Structural Causes of Epilepsy
What Is A Structural Epilepsy?
Epilepsy is said to have a structural cause if there is a distinct abnormal structural cause present in the brain that is known to substantially increase the risk of seizures. Most of these causes can be seen on imaging of the brain with an MRI.
What Are The Symptoms Of A Structural Epilepsy?
Structural epilepsies in older children and adults most commonly present with focal seizures and have very similar symptoms from event to event. In some cases, seizures can spread to both sides of the brain, leading to a generalized tonic-clonic seizure.
Persons with structural causes may also have other symptoms that reflect a structural abnormality in one brain area, such as difficulty using one arm or leg, or one half of the body, difficulty with speech, difficulty with vision on one side, and so forth.
Infants and young children with structural epilepsies may also present with focal seizures or may present with other seizure types such as infantile spasms or tonic seizures. In such cases, there is often a slowing of development once seizures begin.
In most persons with a structural epilepsy, the brain MRI is abnormal.
How Do You Get A Structural Epilepsy?
Structural abnormalities can be congenital or acquired.
- A congenital cause is a developmental change in the brain that a person is born with. Some congenital structural causes may also have a genetic component. In most cases, these changes are seen in babies born to women whose pregnancies have been otherwise normal, and we do not understand why these changes occur. In some cases of congenital structural causes, seizures begin very early in life. In other cases, seizures begin many years after birth, often in later childhood or even early adulthood.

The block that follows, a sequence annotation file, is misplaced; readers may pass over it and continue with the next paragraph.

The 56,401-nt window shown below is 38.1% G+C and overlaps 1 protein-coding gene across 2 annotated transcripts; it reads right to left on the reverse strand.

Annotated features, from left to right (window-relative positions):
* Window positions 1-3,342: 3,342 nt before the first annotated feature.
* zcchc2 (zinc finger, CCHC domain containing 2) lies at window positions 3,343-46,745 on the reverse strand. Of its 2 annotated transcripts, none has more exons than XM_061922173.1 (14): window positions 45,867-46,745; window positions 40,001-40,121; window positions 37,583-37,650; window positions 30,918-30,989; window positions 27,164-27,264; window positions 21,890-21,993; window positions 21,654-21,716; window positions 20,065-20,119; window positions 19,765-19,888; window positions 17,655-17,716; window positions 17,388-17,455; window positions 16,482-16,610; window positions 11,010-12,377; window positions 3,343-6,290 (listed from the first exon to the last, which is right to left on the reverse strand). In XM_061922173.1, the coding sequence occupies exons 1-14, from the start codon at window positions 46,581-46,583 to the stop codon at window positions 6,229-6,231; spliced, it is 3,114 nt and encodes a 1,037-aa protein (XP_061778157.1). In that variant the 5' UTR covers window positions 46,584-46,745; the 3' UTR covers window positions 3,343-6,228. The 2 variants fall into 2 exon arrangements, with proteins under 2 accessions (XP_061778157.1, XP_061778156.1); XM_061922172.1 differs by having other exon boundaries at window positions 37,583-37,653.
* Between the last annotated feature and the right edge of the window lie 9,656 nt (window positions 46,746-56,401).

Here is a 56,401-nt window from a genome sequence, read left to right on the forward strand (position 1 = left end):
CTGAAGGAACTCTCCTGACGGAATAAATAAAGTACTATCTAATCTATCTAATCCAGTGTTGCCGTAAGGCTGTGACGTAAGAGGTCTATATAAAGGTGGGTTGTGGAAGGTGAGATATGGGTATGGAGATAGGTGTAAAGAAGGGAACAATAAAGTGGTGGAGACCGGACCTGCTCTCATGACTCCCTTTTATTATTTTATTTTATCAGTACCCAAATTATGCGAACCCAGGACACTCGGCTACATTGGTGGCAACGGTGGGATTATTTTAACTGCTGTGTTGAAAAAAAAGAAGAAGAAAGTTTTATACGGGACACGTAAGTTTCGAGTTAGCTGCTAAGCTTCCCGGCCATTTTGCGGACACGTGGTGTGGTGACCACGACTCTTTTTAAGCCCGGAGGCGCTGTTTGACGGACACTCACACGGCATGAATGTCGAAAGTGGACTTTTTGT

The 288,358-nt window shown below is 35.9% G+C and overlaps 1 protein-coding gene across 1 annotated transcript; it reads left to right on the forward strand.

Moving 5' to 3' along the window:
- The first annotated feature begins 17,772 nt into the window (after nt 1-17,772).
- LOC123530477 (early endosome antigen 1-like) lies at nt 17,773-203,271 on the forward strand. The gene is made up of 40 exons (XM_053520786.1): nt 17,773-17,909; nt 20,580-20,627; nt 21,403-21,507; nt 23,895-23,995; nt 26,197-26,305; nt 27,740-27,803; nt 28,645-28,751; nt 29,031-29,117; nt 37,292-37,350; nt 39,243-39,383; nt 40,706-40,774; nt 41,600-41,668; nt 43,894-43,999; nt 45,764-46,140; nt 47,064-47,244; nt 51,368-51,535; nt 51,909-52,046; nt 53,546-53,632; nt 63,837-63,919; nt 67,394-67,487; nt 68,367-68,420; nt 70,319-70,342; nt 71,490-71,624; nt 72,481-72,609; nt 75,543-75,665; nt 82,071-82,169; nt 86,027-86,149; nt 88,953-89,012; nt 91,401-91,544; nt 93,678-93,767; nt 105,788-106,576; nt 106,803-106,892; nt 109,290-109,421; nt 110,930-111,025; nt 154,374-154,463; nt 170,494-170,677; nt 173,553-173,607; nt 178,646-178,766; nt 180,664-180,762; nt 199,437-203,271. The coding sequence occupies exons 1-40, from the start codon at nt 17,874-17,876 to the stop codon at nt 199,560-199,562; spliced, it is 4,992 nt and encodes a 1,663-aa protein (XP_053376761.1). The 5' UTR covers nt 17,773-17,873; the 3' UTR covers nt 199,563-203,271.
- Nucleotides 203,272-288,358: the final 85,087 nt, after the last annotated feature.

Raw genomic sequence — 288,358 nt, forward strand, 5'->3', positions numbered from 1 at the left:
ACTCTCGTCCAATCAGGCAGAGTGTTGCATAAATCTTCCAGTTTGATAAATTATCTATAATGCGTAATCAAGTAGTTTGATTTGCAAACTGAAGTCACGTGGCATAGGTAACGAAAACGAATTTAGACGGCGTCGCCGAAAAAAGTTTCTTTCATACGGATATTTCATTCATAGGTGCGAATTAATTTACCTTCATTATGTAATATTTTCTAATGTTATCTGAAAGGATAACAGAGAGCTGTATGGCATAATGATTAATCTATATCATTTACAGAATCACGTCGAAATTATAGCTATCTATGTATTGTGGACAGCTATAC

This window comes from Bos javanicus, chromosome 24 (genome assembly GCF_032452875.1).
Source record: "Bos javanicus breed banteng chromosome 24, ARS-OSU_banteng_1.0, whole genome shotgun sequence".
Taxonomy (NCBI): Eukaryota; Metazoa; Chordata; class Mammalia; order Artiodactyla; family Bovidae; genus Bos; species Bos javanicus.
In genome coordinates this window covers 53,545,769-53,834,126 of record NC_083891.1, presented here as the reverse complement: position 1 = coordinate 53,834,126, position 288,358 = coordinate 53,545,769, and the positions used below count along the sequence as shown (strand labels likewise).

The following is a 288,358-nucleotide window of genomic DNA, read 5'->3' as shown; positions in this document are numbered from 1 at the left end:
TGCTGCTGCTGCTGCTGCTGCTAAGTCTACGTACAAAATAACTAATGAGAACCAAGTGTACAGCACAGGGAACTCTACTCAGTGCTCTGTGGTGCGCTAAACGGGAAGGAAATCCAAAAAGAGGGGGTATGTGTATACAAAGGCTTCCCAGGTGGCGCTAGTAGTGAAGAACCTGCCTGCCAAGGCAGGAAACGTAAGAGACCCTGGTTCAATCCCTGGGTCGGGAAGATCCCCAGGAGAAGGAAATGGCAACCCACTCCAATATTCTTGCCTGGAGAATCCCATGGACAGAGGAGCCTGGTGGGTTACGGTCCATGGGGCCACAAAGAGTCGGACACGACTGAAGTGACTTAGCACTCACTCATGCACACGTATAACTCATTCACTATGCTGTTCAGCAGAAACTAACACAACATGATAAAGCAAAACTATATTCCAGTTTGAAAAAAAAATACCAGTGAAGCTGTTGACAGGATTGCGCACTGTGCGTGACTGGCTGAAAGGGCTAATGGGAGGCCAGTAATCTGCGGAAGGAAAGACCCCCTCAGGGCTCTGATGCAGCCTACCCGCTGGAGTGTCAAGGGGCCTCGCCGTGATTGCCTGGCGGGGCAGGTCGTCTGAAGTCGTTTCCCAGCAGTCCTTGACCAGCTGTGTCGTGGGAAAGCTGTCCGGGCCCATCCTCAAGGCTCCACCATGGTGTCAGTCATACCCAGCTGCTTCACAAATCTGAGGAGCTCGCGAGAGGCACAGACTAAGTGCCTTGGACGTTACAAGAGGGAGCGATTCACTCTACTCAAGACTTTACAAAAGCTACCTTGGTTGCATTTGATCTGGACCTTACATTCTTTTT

- An acquired cause is due to a process or injury that occurs in someone with previously normal brain structure. Examples are brain tumors, strokes or head trauma. These injuries lead to the brain being more susceptible to seizures and epilepsy can occur.
How Do You Treat It?
Anti-seizure medicines are most commonly the initial treatment for persons with a structural abnormality. However, in some cases, such as tumors or blood vessel abnormalities, surgery is required to treat the underlying cause.
While many persons with structural cases will have their seizures controlled with anti-seizure medicine, a proportion will continue to have seizures, and will develop drug-resistant epilepsy. Many persons with structural epilepsy and drug-resistant seizures can be candidates for epilepsy surgery. It is recommended that persons who continue to have seizures despite trials of two anti-seizure medications be seen at a Comprehensive Epilepsy Center.
Specific Structural Causes Associated With Epilepsy
- Hypothalamic hamartoma
- Aicardi syndrome
- Focal cortical dysplasia
- Cavernous and other vascular malformations
- Dysembryoplastic neuroepithelial tumors (DNETS), gangliogliomas and low-grade tumors
- Mesial temporal sclerosis (MTS)
- Multiple Sclerosis
- Traumatic brain injury (TBI)
- Perinatal brain injury
- Vascular injury
- Periventricular nodular heterotopia (PVNH)
- Polymicrogyria (PMG)
Neurocutaneous syndromes are a group of neurologic (brain, spine, and peripheral nerve) disorders that can cause cutaneous (skin) manifestations, such as tumors that grow inside the brain, spinal cord, organs, skin, and skeletal bones. These disorders frequently also cause seizures, brain malformations, eye lesions, and intellectual disability.
Neurocutaneous syndromes that can be associated with seizures include
- Incontinentia pigmenti
- Neurofibromatosis Type 1
- Sturge Weber Syndrome (Encephalotrigeminal Angiomatosis)
- Tuberous Sclerosis Complex
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